Event Abstract

Neuronal activity during sleep and memory formation in the Honey bee

  • 1 Free University Berlin, Neurobiology, Germany
  • 2 Free University Berlin, Neuroinformatics, Germany
  • 3 Bernstein Center for Computational Neuroscience Berlin, Germany

Human beings spend almost one third of their life sleeping, and the consequences of sleep deprivation have been widely reported. Despite the increasing insight into the mechanisms of sleep generation, the function of sleep still remains unclear. Several hypothesis have been proposed, one of which claims that sleep periods are favorable for brain plasticity and for learning and memory (1). In this framework, sleep would be involved in the processing of the memory traces that would then be incorporated into long-term memory.
At the behavioral level, it has been reported that the honey bee Apis mellifera displays distinct sleep phases which can be monitored by tracking the bee's antennal movements, and that these sleep phases are associated with memory consolidation (2). But so far there is no evidence of the implications of the neuronal activity during sleep in memory formation. In this work, long term extracellular activity of multiple feedback neurons of the protocerebral-calycal tract (PCT) was recorded during a combined visual and olfactory learning paradigm, and during sleep phases as well. PCT neurons respond to a variety of sensory modalities (3) and are a potential candidate for multi-sensory learning and memory formation in the bee brain. By recording the activity of these neurons we were able to monitor the overall changes in multi-unit activity of PCT neurons during the sleep and awake phases, and to correlate the single unit activity pattern during training and testing sessions with the pattern observed during sleep for these units. Our goal is to relate neural activity during the sleep phases with the animal's performance during memory retention tests.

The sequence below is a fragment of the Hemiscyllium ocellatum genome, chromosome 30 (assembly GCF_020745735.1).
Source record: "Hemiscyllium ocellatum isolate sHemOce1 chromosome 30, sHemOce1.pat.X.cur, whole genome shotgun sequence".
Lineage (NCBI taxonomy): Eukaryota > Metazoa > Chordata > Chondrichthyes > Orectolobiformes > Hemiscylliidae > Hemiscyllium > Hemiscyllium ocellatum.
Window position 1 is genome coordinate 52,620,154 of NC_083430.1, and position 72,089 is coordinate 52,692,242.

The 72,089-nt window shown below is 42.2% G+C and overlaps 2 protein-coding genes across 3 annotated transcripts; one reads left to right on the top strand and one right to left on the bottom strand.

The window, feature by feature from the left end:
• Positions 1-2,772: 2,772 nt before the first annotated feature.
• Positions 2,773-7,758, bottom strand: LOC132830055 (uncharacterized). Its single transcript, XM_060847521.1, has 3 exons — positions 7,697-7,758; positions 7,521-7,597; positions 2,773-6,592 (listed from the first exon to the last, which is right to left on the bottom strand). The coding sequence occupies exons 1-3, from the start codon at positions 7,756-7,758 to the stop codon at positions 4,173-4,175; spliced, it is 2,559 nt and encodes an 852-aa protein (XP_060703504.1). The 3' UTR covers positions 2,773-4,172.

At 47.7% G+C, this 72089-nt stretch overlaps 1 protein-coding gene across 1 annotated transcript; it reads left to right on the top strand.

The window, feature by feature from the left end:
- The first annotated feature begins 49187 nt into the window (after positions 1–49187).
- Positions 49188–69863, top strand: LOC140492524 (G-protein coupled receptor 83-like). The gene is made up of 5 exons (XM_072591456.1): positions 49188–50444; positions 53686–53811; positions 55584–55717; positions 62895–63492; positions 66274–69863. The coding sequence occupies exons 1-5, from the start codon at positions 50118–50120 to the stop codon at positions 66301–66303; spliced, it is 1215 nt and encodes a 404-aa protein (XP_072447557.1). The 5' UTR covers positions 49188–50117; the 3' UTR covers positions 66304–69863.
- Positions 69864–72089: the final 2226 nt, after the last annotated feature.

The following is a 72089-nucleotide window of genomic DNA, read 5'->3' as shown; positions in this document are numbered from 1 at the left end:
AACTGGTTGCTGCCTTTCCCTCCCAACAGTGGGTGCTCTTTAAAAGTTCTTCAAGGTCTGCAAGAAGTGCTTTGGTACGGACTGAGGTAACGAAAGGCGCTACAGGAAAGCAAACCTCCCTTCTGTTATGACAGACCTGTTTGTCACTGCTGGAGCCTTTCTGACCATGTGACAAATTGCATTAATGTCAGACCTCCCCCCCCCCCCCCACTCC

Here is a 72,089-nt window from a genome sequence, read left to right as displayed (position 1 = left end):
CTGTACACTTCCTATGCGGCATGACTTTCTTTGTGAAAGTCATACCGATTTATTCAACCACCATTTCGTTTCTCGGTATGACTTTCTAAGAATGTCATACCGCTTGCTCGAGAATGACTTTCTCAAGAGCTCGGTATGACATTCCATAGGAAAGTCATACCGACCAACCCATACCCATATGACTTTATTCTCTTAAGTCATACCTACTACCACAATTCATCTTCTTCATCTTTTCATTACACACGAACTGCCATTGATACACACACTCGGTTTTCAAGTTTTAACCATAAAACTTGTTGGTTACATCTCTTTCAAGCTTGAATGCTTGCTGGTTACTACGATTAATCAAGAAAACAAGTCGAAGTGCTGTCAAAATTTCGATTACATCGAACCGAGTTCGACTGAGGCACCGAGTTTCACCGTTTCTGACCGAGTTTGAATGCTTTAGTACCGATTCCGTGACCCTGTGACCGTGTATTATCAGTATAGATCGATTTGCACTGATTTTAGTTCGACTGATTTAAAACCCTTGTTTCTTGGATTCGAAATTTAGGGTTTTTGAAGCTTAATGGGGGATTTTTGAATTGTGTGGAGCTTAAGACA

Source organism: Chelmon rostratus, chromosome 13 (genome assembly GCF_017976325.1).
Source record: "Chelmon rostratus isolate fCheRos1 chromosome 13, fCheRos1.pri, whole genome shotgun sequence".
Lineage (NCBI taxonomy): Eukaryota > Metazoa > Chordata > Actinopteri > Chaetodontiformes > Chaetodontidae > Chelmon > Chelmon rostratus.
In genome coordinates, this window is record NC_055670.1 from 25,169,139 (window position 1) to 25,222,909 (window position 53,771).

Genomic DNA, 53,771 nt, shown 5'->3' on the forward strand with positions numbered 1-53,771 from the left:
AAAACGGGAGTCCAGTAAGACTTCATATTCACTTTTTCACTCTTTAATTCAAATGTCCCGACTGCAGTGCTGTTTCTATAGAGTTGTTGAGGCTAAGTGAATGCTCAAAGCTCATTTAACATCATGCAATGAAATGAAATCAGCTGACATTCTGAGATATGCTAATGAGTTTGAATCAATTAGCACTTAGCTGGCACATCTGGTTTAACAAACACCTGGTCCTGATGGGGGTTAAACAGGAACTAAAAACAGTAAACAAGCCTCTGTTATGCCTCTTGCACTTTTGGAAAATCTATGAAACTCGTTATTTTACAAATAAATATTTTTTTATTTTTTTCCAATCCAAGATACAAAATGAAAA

(1) Maquet P (2001) The Role of Sleep in Learning and Memory. Science 294, 1048.
(2) Hussaini A, Bogusch L, Landgraf T and Menzel R (2009) Sleep deprivation affects extinction but not acquisition memory in honeybees, Learn Mem. 2009 Oct 28;16(11):698-705.
(3) Gronenberg W (1986) Physiological and anatomical properties of optical input-fibers to the mushroom body in the bee brain. J Insect Physiol 32:695-704.

Keywords: electrophysiolgy, Memory, mushroom body, Sleep

Conference: Bernstein Conference 2012, Munich, Germany, 12 Sep - 14 Sep, 2012.

Presentation Type: Poster

Topic: Learning, plasticity, memory

Citation: Campetella F, Klinke I, Ray S, Nawrot MP and Menzel R (2012). Neuronal activity during sleep and memory formation in the Honey bee. Front. Comput. Neurosci. Conference Abstract: Bernstein Conference 2012. doi: 10.3389/conf.fncom.2012.55.00151

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Received: 11 May 2012; Published Online: 12 Sep 2012.

* Correspondence: Miss. Florencia Campetella, Free University Berlin, Neurobiology, Berlin, Germany, fcampetella@gmail.com